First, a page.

When I first heard that I had a lateral meniscus tear on my right knee back in October this year after doing an MRI scan, and the only apparent recommended remedial action was to do a surgery that could take well over 3 months to fully recover, the first thought that came to my mind then, was "Oh No! How on earth am I going to do my dream hike along the Great Wall now? Am I ever be able to do that hike again?"
I told the specialist that I was preparing for my hike in mid November and asked him if that would be alright for my knees. His answered without giving an answer!
"You tell me." he replied. "Huh" I went on.
"You tell me. If it hurts so bad, then obviously, you are not going to or can do the trip. But, if the pain does not bother you that much, then you could do it...It's up to you..." he said nonchalantly...
Well, I was determined to do it because I reckon that if I do not get this done now, while the pain is bearable, I might never be able to do this if and when my knee situation deteriorates further. With that in mind, I rested my knee as much as I possibly can and bought myself a good sturdy knee protector to get ready for hike.
The night before the hike, I felt as if I was a teenager going for my first ever overseas trip. I was excited and kept checking my gear over and over again, making sure that I had all the necessary items packed, in particular, my camera equipment. I went over my memory cards and batteries several times, just to make sure that the memory cards were empty, ready for my highly anticipated pictures and that my camera batteries were fully charged to last my two days trip.
The driver finally came to pick me up around 10:30 in the morning. We had a pleasant 2 hours drive to Gubeikou, made one stop along the way for my hiking partner, Yuki to get her mandatory morning coffee fix before proceeding for lunch near the foot of the Crouching Tiger Section of the Great Wall. I made a request that we include that as part of our hike the following day.
I was not really hungry or maybe I was just too excited to eat. I was just too eager to get started. Besides excitement, there was also a element of fear, the fear that either my knees or my fitness will give way somewhere along the hike as I have not been doing any serious hiking nor exercise for ages.
After a hurried lunch and my bottle of Tsingtao to quench my thirst, we got back into our car and by 2:30pm, we were driving along a narrow dirty village road, passing by small local village houses, towards the foot of the hill where we were to commence our hike at Gubeikou.
The path up to the Great Wall took us past some local villages and houses of those who lived just beyond the Great Wall of China. Here, were dried corn plants, uprooted from the fields after being harvested in summer and autumn.
The car finally stopped at the end of the dirt road. "We go by foot from here" Andy, our tour guide said.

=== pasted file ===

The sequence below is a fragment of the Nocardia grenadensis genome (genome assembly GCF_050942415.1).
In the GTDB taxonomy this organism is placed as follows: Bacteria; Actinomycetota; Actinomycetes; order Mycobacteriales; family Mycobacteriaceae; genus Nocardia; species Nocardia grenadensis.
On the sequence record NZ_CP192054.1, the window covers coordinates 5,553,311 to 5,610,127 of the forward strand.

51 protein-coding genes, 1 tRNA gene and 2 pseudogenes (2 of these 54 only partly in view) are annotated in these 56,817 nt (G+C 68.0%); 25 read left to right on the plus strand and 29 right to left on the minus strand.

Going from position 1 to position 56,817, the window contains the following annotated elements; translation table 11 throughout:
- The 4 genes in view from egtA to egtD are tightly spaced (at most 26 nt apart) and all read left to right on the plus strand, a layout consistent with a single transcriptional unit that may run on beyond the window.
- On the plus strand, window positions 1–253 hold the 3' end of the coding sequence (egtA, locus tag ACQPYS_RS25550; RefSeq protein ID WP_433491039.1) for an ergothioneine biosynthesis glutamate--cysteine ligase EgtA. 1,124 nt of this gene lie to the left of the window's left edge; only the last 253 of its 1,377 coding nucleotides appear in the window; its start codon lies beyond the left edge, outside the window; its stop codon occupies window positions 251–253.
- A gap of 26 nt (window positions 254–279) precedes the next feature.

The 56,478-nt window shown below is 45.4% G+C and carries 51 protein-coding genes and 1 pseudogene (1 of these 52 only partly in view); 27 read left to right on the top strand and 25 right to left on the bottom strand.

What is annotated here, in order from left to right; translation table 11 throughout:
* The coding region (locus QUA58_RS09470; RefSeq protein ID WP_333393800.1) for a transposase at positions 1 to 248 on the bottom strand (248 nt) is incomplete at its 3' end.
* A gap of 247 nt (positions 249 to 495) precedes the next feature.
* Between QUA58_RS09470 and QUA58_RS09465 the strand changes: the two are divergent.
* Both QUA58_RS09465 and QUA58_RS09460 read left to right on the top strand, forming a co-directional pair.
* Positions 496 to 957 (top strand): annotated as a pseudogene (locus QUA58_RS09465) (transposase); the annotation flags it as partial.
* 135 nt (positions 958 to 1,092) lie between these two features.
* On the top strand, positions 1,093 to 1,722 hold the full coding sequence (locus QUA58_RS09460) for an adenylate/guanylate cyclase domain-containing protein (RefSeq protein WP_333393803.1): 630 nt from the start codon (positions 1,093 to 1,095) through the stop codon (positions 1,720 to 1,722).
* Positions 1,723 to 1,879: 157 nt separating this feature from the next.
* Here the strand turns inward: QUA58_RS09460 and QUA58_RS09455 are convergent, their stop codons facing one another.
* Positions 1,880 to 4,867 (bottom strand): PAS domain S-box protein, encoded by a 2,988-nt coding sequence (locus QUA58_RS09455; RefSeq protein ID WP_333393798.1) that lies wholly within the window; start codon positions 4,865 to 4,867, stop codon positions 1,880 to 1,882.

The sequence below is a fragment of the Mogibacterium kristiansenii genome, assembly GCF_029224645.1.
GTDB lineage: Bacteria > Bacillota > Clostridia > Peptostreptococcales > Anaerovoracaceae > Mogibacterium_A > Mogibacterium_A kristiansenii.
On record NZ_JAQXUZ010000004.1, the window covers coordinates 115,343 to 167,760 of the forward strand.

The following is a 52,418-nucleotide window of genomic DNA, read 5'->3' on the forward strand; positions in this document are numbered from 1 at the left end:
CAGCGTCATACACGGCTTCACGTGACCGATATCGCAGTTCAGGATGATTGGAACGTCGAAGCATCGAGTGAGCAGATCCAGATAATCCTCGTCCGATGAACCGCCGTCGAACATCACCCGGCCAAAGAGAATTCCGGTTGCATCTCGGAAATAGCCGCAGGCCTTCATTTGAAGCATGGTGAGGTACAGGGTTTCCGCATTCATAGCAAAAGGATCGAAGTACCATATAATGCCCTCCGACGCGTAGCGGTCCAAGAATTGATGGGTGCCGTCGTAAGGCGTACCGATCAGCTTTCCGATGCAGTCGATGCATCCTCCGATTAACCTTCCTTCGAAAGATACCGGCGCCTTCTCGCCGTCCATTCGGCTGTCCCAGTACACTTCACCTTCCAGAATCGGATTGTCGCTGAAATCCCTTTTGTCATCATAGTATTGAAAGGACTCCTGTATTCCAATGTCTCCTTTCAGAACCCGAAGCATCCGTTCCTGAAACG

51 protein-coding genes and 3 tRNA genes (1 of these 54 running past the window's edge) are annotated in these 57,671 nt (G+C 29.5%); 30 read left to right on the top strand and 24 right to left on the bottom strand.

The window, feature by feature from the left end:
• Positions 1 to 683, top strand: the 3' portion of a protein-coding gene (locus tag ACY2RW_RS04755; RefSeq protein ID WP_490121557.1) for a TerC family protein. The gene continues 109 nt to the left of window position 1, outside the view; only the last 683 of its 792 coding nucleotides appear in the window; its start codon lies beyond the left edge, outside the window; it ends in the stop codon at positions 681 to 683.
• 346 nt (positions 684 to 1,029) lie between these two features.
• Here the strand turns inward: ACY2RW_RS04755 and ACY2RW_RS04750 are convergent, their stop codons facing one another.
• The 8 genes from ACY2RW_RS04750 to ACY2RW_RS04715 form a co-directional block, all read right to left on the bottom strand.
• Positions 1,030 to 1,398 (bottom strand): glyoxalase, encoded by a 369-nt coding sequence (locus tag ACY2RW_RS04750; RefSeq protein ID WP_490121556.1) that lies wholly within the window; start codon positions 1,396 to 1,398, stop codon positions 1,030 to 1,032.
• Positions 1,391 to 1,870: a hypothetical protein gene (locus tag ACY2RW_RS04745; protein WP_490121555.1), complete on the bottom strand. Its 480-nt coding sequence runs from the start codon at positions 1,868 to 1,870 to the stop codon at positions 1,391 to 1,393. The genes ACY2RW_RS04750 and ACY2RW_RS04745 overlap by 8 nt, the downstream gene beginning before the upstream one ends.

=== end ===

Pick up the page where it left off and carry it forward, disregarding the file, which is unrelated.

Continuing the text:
As I put on my backpack, I looked around for the sight of the wall but there was none to be seen. "Where is the wall?" I asked.
"Another 20 minutes hike up that way!" Andy said pointing towards a small muddy path that leads into some bushes some distance away.
Winter has started to kick in by the time we start our hike in November. Corns which were aplenty during the summer had mostly been harvested. What that was left were hard dried corn, stacked up as seen here, ready to be used as seedlings once the winter is over.
I have learnt from my many photography trips that there are always good photography opportunities everywhere, as long as your eyes are opened to observe and to appreciate them. With my trusty Nikon d90 ready, my eyes were peeled for any good picture. This might be my one and only hike, considering my age and my bad knee. I am not going to let this opportunity slipped by me.
Piles and piles of cut dried tree branches, neatly tied and bundled up and stacked along the walking path we took as we hike up to the Great Wall.
Soon, we leave behind the village and civilization, as it were, and began our climb up a hill towards our destination, the Great Wall of China. As we started our hike, I noticed that the clear blue skies that greeted us had slowly but surely turned grey and storm clouds were coming in fast. I was fearful that the weather will dampened any good photo opportunities that I was so looking forward to. Little did I realize until much later, that the storm clouds were a blessing in disguise, a special gift from the heavens above, to make every picture so much more interesting and captivating.
Our spirits were high as we marched on, hiking upwards. "This isn't so bad." I shouted.
"Of course NOT!" Andy replied. "We have not even started!"
Now that was comforting but we were determined to finish what we have started and conquered the Great Wall we will.
Leaving behind the villages, we started our hike uphill towards the Great Wall, as storm clouds started to form overhead.
After a 20 minutes or so hiking upwards, I could finally see the crumbled sections of the Great Wall. Words just cannot describe the excitement that welled up from within. All this while, after experiencing the Great Wall at Mutianyu and Jingshanling, I have been dying to see the wall in her natural state of despair. And there she was, just meters away, waiting for me. She was everything I envisioned her to be and more, much more majestic, much more enticing, beckoning me to climb on her back and take me places where I have never been. Yuki was feeling pretty much the same way. I could tell because she was practically running the last few meters to get to the wall.
We finally made it to one of the crumbled watch tower of the Great Wall at Gubeikou. From here, we will start our 5 hours hike from Gubeikou to Jingshanling.